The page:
Ten students indicate that the instructor’s penchant for humor is something to continue. Reasons offered include easing classes at the beginning and end of the class day and general enlivening of a subject often deemed dull.
Nine students report the provision of examples in response to questions as a practice to maintain. The specificity and concreteness of examples are cited as beneficial.
Seven each cite the open discussions and the general verve of instruction as practices to continue (with enthusiasm distinguished from jest). The former are lauded because of their perceived responsiveness to student needs, the latter for much the same reason as the jokes noted above.
Six students each remark that professorial openness and riddles should continue. The former is justified through development of rapport, the latter through offering proofreading and critical thinking practice.
Five students report wanting to see the detailed comments on papers continue, citing their specificity as helpful. Related is the one respondent who addresses the rapidity of assignment return, noting that the timely provision of comments does much to stimulate development across assignments.
Five other students ask for all current practices to be continued. Reasons vary.
Three students cite accountability as something to keep promoting. The respondents report that being held to task breeds a feeling of competence and adulthood noted as desirable.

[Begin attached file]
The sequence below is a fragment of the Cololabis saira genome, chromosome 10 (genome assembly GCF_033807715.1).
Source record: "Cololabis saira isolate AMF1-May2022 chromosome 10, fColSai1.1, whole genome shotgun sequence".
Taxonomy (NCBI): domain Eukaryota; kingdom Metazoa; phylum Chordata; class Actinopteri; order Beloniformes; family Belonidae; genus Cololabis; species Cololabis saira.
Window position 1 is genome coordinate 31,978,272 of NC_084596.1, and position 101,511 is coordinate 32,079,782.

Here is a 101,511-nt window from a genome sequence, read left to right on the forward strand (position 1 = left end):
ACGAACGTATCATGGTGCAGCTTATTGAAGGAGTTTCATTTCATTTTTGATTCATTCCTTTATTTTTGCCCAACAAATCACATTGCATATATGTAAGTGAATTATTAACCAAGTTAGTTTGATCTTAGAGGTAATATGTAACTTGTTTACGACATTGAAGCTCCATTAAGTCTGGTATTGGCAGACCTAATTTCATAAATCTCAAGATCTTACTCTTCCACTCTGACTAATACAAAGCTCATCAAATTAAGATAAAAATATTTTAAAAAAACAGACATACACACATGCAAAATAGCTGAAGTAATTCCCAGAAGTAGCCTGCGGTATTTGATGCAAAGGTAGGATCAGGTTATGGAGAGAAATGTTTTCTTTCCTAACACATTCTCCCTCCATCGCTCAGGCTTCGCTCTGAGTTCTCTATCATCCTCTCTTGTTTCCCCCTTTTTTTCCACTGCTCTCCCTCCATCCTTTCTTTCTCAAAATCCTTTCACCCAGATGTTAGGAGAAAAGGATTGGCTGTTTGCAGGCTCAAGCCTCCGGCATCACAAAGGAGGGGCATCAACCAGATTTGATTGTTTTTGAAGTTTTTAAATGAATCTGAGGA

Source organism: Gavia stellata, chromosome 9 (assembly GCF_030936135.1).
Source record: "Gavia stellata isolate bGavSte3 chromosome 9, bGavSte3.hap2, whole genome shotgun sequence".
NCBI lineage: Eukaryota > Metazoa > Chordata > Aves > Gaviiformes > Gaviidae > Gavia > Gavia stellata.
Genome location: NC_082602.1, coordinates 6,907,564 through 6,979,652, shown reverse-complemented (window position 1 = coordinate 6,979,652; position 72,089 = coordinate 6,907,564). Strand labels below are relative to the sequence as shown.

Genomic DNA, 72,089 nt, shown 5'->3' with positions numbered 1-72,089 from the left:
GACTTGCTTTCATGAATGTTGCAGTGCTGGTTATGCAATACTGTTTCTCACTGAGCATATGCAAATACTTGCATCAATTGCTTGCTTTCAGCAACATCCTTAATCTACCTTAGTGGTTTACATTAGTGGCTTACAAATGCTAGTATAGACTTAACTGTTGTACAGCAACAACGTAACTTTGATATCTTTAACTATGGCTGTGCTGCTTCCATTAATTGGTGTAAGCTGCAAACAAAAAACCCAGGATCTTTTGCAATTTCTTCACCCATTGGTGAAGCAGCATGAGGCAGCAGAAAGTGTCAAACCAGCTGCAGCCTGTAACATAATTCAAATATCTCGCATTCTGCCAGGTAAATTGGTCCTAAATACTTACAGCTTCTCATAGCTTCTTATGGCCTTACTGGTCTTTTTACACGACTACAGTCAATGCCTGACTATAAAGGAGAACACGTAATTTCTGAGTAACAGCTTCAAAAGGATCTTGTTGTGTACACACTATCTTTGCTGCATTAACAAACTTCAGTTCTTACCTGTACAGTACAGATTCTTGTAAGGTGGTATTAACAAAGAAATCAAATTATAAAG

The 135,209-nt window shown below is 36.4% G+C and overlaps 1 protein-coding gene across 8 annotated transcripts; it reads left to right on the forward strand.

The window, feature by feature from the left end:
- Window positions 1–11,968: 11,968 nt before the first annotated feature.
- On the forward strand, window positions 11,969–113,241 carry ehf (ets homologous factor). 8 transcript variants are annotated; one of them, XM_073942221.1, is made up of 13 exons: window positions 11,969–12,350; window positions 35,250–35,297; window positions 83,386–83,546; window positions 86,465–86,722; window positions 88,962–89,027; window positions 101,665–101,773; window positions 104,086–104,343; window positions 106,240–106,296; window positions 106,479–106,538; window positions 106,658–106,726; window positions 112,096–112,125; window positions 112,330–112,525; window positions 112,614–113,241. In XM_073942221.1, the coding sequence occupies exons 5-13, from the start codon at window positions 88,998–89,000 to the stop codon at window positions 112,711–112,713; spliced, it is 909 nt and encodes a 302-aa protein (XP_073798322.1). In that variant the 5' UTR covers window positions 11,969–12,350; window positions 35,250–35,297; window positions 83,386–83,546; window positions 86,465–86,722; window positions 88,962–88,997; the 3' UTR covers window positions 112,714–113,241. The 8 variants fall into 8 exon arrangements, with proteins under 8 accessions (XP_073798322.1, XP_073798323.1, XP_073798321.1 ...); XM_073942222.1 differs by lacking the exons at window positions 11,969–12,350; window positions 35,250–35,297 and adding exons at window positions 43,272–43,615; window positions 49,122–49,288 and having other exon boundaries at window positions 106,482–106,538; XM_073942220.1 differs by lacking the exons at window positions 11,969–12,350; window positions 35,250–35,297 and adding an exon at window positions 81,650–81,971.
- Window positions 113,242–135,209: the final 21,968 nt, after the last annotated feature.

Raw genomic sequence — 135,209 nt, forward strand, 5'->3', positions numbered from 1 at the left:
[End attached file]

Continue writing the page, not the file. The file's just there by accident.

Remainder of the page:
Two students each cite lectures and attentiveness to student concerns as worth continuing. The remaining responses see one each addressing the writing process followed in the class, the instructor’s display of knowledge, the instructor’s statements of faith in student abilities, and the pace of the class as work continuing. Reasons vary.
Conclusions and Implications
The high rate of completion suggests that the survey results are representative and of value for the classes surveyed–although, as noted above, there is some room for error. Both non-respondent students and the potential for duplicate submissions that do not readily reveal themselves introduce some uncertainty to the results. Even so, the survey results can be taken as strongly indicative of the overall tenor of the class.